Comprehensive Overview of HIV/AIDS:
State of Kentucky Mandatory Training

Legal Aspects of HIV/AIDS: Testing, Counseling and Confidentiality


HIV antibody testing has been available since 1985. An estimated one-fourth of the approximately 1 million persons in this country who are living with HIV do not know they are infected (CDC, 2006). That's approximately 250,000 persons who could be spreading HIV to their partners unknowingly. This unwitting spread of HIV infection is part of the reason why the Center for Disease Control and Prevention (CDC) issued new guidelines in September, 2006 regarding HIV testing. The Revised Recommendations for HIV Testing of Adults, Adolescents, and Pregnant Women in Healthcare Settings (CDC, 2006) aim to make HIV testing a routine part of medical care in addition to expanding the gains made in diagnosing HIV infection among pregnant women. The goal is to make HIV testing may be a routine part of healthcare with yearly testing integrated into physicals similar to other tests used for screening such as cholesterol, Prosthetic Specific Antigen (PSA), and stools for occult blood. As HIV screening becomes a more routine aspect of medical care, more people will know they are infected with HIV and hopefully will utilize prevention measures.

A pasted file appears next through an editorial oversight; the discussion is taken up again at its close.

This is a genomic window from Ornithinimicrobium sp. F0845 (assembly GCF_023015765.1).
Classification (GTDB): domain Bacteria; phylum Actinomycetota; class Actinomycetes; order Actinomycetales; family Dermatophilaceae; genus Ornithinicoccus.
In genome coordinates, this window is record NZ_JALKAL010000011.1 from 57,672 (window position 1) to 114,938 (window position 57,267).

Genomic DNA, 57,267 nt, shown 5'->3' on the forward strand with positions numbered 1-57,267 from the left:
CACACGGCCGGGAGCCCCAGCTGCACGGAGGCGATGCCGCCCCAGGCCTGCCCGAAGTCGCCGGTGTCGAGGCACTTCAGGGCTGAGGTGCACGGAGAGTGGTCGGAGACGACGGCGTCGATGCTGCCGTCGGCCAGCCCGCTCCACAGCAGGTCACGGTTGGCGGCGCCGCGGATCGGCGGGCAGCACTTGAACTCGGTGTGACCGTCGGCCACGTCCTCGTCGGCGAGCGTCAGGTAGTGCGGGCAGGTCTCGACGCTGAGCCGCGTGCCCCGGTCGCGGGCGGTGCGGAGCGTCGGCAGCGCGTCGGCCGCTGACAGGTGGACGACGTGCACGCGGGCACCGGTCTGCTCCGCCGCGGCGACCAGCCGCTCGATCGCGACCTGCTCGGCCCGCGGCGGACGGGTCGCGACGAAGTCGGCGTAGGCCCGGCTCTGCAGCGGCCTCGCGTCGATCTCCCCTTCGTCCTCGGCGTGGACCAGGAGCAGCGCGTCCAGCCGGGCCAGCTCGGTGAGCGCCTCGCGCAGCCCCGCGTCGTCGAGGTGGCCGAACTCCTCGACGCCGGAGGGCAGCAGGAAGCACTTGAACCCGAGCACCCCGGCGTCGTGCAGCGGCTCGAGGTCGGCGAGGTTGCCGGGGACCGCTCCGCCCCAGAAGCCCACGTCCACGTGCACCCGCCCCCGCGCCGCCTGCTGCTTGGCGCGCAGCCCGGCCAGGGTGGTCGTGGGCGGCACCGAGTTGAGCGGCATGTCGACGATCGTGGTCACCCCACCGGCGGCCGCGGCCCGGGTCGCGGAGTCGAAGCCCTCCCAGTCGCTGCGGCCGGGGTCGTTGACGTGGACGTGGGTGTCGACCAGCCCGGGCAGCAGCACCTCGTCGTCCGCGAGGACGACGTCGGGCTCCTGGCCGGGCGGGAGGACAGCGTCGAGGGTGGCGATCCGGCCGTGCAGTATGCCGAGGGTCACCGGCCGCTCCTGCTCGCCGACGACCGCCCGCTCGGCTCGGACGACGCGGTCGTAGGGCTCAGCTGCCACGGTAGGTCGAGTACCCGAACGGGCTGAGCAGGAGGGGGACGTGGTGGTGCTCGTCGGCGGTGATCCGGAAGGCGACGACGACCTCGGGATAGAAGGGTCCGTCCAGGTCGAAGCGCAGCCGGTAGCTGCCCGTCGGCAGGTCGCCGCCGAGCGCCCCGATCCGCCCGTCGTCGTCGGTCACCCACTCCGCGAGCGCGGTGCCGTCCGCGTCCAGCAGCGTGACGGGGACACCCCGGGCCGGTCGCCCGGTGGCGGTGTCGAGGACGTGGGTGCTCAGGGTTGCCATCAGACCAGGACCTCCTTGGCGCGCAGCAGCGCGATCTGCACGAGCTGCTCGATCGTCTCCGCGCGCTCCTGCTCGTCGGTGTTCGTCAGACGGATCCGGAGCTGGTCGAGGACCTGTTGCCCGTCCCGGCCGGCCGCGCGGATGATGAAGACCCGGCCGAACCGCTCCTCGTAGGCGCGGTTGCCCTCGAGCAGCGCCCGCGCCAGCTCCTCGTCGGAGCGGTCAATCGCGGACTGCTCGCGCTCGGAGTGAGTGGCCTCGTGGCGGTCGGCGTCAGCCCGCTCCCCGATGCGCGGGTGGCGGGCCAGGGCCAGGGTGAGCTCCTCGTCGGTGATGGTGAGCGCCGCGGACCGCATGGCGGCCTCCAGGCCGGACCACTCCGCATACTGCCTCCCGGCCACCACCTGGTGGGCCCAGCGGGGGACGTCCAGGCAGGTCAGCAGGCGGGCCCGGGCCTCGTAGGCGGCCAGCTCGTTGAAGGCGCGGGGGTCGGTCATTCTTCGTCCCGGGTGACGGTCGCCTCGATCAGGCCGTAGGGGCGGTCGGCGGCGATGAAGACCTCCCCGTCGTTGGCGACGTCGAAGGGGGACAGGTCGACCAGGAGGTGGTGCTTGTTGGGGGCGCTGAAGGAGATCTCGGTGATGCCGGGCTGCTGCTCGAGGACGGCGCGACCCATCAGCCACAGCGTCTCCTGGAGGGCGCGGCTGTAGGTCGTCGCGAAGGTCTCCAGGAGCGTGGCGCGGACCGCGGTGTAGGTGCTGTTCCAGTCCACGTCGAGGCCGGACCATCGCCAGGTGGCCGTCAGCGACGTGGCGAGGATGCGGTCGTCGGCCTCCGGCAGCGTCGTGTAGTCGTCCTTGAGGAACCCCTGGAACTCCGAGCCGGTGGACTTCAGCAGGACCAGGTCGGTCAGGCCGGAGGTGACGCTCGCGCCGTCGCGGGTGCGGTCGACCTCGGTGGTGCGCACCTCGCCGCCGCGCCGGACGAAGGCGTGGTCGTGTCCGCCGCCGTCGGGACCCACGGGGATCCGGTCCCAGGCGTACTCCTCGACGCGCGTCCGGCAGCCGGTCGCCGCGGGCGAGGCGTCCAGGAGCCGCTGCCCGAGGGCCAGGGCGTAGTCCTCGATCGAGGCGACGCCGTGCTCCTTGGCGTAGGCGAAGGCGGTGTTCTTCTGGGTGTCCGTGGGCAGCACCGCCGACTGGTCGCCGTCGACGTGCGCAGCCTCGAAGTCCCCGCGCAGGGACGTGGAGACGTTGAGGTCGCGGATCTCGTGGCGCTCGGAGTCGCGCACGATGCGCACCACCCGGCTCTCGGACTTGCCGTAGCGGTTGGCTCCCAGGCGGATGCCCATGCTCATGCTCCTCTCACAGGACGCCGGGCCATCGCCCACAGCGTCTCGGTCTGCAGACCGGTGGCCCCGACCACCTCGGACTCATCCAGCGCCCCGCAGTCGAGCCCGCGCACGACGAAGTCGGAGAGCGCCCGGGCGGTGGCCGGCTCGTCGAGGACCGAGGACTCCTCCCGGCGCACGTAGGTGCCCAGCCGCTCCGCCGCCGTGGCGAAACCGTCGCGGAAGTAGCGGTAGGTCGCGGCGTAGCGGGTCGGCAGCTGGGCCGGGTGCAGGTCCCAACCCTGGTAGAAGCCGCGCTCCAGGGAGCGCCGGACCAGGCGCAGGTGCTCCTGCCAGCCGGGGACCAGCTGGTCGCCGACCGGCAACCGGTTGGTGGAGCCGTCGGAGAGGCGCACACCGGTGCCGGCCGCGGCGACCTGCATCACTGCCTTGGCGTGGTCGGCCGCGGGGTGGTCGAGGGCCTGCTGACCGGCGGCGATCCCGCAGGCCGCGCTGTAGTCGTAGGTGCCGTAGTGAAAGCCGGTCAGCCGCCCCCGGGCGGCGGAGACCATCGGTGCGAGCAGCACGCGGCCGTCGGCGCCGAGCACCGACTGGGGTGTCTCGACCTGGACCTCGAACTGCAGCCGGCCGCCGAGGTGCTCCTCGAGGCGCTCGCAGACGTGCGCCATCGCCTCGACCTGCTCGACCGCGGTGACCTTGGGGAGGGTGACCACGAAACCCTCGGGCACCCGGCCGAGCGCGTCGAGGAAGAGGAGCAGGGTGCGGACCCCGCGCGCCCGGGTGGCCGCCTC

Key differences in the revised Recommendations for patients in all healthcare settings are (CDC, 2006e; Branson, et al., 2006):

  • HIV testing for patients, aged 13-64, in all healthcare settings after the patient is notified that testing will be performed unless the patient declines (opt-out screening).
  • All patients initiating treatment for TB should be screened routinely for HIV infection.
  • All patients seeking treatment for STDs, including all patients attending STD clinics, should be screened routinely for HIV during each visit for a new complaint, regardless of whether the patient is known or suspected to have specific behavior risks for HIV infection.
  • HIV testing of people at high risk for HIV infection at least once a year.
  • Screening should be incorporated into the general consent for medical care; separate written consent is not recommended.